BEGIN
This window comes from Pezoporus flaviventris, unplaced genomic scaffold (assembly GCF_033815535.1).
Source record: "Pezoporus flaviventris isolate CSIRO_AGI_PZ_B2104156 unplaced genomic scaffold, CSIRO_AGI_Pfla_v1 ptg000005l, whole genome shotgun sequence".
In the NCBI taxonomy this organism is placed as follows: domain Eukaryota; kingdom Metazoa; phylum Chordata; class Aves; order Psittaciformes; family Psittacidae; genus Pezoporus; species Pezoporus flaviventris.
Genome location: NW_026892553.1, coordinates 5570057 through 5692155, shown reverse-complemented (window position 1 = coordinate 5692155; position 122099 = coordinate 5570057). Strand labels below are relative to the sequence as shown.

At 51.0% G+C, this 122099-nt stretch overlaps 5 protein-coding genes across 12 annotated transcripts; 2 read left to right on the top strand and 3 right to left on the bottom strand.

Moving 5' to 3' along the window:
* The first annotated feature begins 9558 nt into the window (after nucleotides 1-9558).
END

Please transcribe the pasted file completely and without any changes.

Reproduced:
This window comes from Pezoporus flaviventris, unplaced genomic scaffold (assembly GCF_033815535.1).
Source record: "Pezoporus flaviventris isolate CSIRO_AGI_PZ_B2104156 unplaced genomic scaffold, CSIRO_AGI_Pfla_v1 ptg000005l, whole genome shotgun sequence".
In the NCBI taxonomy this organism is placed as follows: domain Eukaryota; kingdom Metazoa; phylum Chordata; class Aves; order Psittaciformes; family Psittacidae; genus Pezoporus; species Pezoporus flaviventris.
Genome location: NW_026892553.1, coordinates 5570057 through 5692155, shown reverse-complemented (window position 1 = coordinate 5692155; position 122099 = coordinate 5570057). Strand labels below are relative to the sequence as shown.

At 51.0% G+C, this 122099-nt stretch overlaps 5 protein-coding genes across 12 annotated transcripts; 2 read left to right on the top strand and 3 right to left on the bottom strand.

Moving 5' to 3' along the window:
* The first annotated feature begins 9558 nt into the window (after nucleotides 1-9558).